PLYMOUTH, N.H. (AP) – Police were conducting a criminal investigation into whether a Plymouth State University student intentionally was swerving a vehicle in a sorority hazing before it crashed Monday night, killing another student.

Ten young women were in the Jeep Grand Cherokee when it slid off the road, and several of them were blindfolded, police said. Kelly Nester of Coventry, R.I., was thrown from the vehicle and killed.

It was not clear whether she was one of those blindfolded, but she was one of the six pledges in the vehicle during a possible sorority hazing.

Hazing is illegal in New Hampshire.

The vehicle was driven by Nicole Dalton, 20, of Rochester. Police said they were looking into whether Dalton was intentionally swerving or jerking the steering wheel before the crash.

Dalton was a “sister” of Sigma Kappa Omega, an unrecognized sorority on campus.

The organization was formed when a handful of women broke away from the nationally recognized Alpha Sigma Alpha in April. Dalton and another woman in the car, Nicole Little, had voluntarily left. At least one woman in the car had been kicked out, a university official said.

A senior in an established sorority speaking on the condition of anonymity said the woman was kicked out after beer was found in a refrigerator.

The senior, who knows the women involved, feared the whole Greek system or the women in the car will be unfairly blamed for Nester’s death.

“They made one simple mistake,” she said. “It’s not like they were locked in a basement with a keg and forced to sit down there until they drank it.”

She added: “When one tragic thing happens, the press jumps all over it. But no one notices the good things we do.”

Other students said hazing is widespread and often brutal in Plymouth. One student said blindfolding six girls in one car is tame compared with most hazing.

“I had a guy who lived in my hall that would come back with black eyes,” said senior Rachel Lastoff, an English major.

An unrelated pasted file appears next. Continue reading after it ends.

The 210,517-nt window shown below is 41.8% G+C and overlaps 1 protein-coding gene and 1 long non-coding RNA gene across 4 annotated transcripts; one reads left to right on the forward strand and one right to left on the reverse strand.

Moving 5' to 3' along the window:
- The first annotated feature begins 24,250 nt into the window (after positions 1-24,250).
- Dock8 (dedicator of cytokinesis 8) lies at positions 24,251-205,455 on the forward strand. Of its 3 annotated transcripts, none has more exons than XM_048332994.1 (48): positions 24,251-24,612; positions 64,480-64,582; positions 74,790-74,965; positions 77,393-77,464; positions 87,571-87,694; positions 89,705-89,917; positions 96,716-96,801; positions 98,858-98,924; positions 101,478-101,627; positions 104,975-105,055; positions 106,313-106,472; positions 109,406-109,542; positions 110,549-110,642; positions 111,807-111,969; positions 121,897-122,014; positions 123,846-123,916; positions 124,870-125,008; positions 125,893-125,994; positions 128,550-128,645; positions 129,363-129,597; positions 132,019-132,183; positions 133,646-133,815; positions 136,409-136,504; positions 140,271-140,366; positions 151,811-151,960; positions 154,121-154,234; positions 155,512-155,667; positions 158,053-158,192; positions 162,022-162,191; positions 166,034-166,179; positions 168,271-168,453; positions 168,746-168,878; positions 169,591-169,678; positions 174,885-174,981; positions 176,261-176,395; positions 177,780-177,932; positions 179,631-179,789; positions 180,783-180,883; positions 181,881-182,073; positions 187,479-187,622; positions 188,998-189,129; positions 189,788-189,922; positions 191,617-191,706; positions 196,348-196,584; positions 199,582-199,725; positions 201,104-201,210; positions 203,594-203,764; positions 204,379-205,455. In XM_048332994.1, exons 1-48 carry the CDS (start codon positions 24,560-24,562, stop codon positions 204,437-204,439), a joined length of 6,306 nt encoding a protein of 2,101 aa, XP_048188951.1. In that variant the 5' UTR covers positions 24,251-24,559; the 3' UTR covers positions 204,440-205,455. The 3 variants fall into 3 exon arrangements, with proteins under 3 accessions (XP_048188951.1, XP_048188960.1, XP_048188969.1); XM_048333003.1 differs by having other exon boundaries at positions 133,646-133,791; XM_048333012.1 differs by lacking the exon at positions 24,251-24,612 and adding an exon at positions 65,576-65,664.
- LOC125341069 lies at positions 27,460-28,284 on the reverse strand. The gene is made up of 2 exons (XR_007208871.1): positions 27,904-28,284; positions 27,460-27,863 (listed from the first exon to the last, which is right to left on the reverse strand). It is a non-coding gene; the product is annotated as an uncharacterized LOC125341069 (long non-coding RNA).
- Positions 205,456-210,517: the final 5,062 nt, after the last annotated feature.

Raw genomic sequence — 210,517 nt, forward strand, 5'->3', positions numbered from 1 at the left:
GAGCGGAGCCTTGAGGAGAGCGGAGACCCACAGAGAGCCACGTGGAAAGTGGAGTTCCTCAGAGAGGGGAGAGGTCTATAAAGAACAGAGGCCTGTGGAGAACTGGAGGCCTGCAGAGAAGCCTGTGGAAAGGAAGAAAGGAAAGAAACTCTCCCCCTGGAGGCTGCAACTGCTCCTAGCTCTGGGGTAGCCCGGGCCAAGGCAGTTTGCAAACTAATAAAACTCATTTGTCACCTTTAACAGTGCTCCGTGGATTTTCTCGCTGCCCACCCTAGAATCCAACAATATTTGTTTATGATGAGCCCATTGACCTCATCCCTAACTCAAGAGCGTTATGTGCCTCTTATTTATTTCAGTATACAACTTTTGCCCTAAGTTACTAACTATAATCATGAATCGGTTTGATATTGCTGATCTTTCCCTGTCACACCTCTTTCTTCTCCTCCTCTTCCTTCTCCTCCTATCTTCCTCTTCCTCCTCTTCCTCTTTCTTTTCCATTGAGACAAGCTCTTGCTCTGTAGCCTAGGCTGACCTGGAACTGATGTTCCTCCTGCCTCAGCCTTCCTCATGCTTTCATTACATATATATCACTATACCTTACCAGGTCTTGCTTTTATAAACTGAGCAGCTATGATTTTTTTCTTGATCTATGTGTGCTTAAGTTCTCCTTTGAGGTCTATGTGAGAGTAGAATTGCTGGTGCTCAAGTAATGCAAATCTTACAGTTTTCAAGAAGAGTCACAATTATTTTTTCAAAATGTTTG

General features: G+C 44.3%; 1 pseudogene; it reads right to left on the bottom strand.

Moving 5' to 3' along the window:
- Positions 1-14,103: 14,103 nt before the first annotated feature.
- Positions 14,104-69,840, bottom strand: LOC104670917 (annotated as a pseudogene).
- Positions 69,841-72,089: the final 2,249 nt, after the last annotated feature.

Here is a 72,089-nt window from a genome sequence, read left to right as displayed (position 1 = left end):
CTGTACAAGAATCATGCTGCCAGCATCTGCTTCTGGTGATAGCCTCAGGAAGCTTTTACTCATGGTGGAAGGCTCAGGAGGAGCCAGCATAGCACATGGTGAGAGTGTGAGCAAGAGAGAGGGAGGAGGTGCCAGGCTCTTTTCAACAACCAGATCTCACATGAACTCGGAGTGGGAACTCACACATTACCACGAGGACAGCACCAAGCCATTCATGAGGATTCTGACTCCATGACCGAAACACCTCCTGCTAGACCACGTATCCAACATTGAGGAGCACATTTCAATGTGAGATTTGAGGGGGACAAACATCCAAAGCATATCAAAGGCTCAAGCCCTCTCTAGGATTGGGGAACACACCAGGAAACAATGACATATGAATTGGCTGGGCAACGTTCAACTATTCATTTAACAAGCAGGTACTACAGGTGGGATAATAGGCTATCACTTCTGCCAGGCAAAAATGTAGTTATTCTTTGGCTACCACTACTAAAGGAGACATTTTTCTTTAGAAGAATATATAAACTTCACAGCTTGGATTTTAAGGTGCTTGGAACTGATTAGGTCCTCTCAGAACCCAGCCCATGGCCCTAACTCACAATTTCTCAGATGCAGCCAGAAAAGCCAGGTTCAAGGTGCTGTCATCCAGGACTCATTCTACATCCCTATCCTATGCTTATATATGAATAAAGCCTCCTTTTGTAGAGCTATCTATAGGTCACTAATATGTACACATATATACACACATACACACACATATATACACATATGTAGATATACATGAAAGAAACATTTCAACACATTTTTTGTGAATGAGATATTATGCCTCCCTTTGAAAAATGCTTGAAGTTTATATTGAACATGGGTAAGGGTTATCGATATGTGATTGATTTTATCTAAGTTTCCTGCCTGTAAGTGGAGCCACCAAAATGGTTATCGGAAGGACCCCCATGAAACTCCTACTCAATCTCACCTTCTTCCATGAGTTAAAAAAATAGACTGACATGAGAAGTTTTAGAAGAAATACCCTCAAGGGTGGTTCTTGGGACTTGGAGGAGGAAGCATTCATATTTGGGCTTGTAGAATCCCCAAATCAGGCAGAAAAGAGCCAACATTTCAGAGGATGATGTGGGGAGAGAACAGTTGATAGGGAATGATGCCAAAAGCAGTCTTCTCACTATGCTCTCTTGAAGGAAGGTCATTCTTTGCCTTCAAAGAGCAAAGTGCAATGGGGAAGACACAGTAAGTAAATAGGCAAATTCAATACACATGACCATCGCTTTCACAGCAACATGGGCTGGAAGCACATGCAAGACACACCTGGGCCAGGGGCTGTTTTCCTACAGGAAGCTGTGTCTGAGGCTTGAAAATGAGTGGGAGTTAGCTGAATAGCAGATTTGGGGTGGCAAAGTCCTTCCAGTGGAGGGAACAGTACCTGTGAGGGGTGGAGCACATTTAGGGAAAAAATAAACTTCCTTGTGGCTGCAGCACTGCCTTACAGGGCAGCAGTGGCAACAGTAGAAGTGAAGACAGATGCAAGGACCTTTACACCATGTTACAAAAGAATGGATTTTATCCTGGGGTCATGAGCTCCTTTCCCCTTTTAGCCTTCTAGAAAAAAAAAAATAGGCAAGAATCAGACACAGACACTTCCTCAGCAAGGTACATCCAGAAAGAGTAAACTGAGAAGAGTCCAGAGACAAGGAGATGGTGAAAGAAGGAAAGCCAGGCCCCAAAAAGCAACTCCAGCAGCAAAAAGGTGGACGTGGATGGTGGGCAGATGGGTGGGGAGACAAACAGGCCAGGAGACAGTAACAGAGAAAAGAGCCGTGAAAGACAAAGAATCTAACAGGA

Lastoff said hazing occurs at nearly all Greek organizations at the university. It ranges from eating disgusting foods to being buried naked in the snow, she said.

Lastoff said she thought the incident was a kidnapping, not uncommon during hazing.

Valerie Levine, one of the girls in the Jeep, told the Concord Monitor she thought they would be taken to a rural area, dropped off and forced to walk home.

Lastoff, whose boyfriend joined an unrecognized fraternity, said most students don’t want to pay the money to belong to recognized organizations, where she said the most brutal violent hazing occurs.

“It’s not something you can stop. Hazing is something that’s not talked about,” she said. “But if anything is said, the school will deny it.”

Tracie Massey, an administrator who oversees Greek life, said no hazing has been reported in the seven established organizations in recent years.

Wednesday night was an orientation night, where new Greek members are educated about hazing laws in New Hampshire and sign forms saying they understand what defines hazing and they will report it if it happens, Massey said.

Officials said they were waiting for the outcome of the police investigation before they decide whether to pursue university sanctions.

“It’s an accountability issue,” university spokeswoman Michele Hutchins said. “As a group, they can’t be held accountable, but as individuals, they can be.”

This is the first time a group of students at Plymouth State has broken from a nationally recognized sorority to form an underground organization, Massey said.

“They’re not rogue students,” she said. “It’s just a rogue group.”

Unrecognized groups typically have lost their recognition for reasons ranging from alcohol, poor academic performance or because they can’t afford the insurance on the house. The university does not keep lists of students who belong or track their grades.

Students from both recognized and unrecognized groups plan to meet in mid-November to discuss changing the face of Greek life on campus.

The Sigma Kappa Omega house was quiet Thursday. A mile away on Route 3, a makeshift memorial or flowers sat on an embankment; nearby were pieces of the crashed vehicle and a broken cassette tape.

AP-ES-10-23-03 1927EDT

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